Fortunately, CNN found an analyst who says it's weather. We can understand weather, so let's hear it, Mac:

"This is pretty much a weather story," said Scott Brown, chief economist with the investment banking firm Raymond James. The Labor Department noted that 390,000 people reported they couldn't get to work because of weather, after a relatively mild January. "I wouldn't worry about the payroll figure at all. I don't think it tells us much" [...]

The construction industry lost 31,000 jobs in February, likely due to bad weather. Leisure and hospitality employers added no jobs, after increasing their payrolls by 410,000 over the past year. Manufacturing turned in an anemic month after a year of strong gains. Business and professional services was the one significant category that added jobs.

Happily for people with jobs (which is all of you, so get ready for Republicans to slash the safety net more), wage growth continues to increase. That's really the only thing the Senate GOP could find to brag about on Twitter:

Dang, we hate to seem cynical, but if Republicans are going out of their way to promote that instead of the overall jobs numbers, we're a little inclined to go make sure our Wonkette Doomsday Prepper Bunker is stocked with booze, Twinkies, Hot Pockets, and Ritz crackers, because if the shit hits the fan, this damn Keto diet will be the first thing out the window.

[NYT / CNN Bidniss / USA Today / KPMG]

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Doktor Zoom

Doktor Zoom's real name is Marty Kelley, and he lives in the wilds of Boise, Idaho. He is not a medical doctor, but does have a real PhD in Rhetoric. You should definitely donate some money to this little mommyblog where he has finally found acceptance and cat pictures. He is on maternity leave until 2033. Here is his Twitter, also. His quest to avoid prolixity is not going so great.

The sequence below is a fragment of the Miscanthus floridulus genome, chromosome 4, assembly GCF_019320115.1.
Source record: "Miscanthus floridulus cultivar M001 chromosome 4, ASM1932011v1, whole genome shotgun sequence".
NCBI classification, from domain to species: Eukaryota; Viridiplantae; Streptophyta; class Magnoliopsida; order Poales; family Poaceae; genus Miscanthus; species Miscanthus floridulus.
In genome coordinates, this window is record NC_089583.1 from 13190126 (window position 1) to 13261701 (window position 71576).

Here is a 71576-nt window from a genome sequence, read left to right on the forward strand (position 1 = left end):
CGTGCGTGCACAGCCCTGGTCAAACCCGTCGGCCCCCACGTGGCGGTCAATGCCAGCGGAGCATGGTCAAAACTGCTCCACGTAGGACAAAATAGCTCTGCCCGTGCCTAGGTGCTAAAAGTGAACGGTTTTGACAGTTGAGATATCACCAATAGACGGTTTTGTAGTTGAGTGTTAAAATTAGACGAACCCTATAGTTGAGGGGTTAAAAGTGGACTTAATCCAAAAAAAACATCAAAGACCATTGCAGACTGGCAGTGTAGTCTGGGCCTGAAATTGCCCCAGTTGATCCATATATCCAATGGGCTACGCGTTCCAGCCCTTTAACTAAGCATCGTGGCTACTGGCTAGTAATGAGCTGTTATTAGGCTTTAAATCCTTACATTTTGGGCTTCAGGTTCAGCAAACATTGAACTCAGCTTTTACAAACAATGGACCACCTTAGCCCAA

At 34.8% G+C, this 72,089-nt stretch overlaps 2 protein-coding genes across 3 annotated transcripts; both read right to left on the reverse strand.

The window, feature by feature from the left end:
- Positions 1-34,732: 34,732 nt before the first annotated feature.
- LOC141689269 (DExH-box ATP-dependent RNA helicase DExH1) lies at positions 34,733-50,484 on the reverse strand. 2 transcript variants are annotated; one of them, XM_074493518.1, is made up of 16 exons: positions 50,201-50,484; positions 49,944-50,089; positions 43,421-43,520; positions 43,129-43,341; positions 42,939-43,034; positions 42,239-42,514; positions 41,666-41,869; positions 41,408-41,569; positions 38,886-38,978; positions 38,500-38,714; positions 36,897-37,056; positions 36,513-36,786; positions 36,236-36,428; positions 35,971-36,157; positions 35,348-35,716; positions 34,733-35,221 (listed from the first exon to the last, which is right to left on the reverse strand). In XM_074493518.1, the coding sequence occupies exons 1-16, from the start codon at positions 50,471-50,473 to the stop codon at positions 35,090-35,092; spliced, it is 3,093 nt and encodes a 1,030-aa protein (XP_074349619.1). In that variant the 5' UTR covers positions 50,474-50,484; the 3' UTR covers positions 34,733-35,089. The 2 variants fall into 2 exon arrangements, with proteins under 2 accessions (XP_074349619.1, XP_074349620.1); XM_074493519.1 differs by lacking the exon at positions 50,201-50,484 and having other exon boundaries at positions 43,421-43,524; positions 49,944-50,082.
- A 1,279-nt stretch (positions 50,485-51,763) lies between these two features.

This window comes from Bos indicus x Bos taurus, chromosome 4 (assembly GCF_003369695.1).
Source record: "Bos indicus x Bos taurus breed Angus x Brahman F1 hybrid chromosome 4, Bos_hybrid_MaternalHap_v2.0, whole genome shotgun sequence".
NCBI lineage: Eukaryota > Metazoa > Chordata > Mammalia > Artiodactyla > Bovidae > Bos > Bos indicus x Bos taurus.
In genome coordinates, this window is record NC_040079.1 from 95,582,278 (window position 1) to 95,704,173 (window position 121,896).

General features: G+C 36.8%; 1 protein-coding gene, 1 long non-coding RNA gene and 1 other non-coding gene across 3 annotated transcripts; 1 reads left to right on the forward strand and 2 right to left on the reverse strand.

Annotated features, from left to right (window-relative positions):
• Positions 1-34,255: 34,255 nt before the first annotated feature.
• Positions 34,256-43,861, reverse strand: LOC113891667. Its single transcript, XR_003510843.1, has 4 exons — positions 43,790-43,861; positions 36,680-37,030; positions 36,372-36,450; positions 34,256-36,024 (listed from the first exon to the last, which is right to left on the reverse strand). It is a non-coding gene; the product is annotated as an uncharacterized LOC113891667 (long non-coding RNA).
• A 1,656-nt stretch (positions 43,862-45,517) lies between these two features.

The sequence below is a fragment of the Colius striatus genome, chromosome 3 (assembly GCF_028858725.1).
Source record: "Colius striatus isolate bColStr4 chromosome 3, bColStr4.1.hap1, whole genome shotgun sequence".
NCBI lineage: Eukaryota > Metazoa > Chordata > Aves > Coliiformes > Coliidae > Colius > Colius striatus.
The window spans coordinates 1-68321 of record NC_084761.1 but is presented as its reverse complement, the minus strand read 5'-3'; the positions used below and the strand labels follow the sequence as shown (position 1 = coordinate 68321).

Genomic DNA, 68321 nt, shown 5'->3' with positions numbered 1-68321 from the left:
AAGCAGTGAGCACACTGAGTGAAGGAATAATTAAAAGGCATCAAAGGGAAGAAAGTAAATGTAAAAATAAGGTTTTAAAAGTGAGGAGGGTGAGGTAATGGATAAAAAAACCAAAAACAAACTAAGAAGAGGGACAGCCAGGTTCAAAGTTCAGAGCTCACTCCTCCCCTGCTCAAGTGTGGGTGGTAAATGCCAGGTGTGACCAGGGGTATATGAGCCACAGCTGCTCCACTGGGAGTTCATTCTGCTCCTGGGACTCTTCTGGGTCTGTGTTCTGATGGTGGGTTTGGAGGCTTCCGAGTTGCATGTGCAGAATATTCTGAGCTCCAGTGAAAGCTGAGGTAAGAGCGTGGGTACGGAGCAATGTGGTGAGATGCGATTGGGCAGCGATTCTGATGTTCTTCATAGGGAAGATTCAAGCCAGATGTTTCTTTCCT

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'George,' by Wonkette Operative 'Nodakastani'

Bet you guys could do with some nice things about now, huh? So let's take a break from the usual grind of horrors and nastiness and look at some less miserable stuff for a while, shall we? Oh indeed we shall.

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I don't quite know how to tell you this, but a group of anti-abortion lunatics are currently urging people to stop immunizing their children on account of the fact that they believe that because some vaccines were made using cell lines from two aborted fetuses back in the 1960s, said vaccines are not only immunizing the world against disease, but against their prayers as well. They claim that were it not for these vaccines unfairly intervening with their plans, they would have overturned Roe v. Wade by now.

The group calls themselves Intercessors for America, and their whole deal is basically that they think prayers are literal magic and that if they pray super hard for leaders to do what they want, all of their wishes will come true. They send out a newsletter filled with extremely specific prayers for various politicians based on what they are doing that day and also have an "interactive prayer wall" on their site, which is actually just a Facebook comment section of some kind where a bunch of people are posting their prayers.

No, I did not press send. Though I was tempted.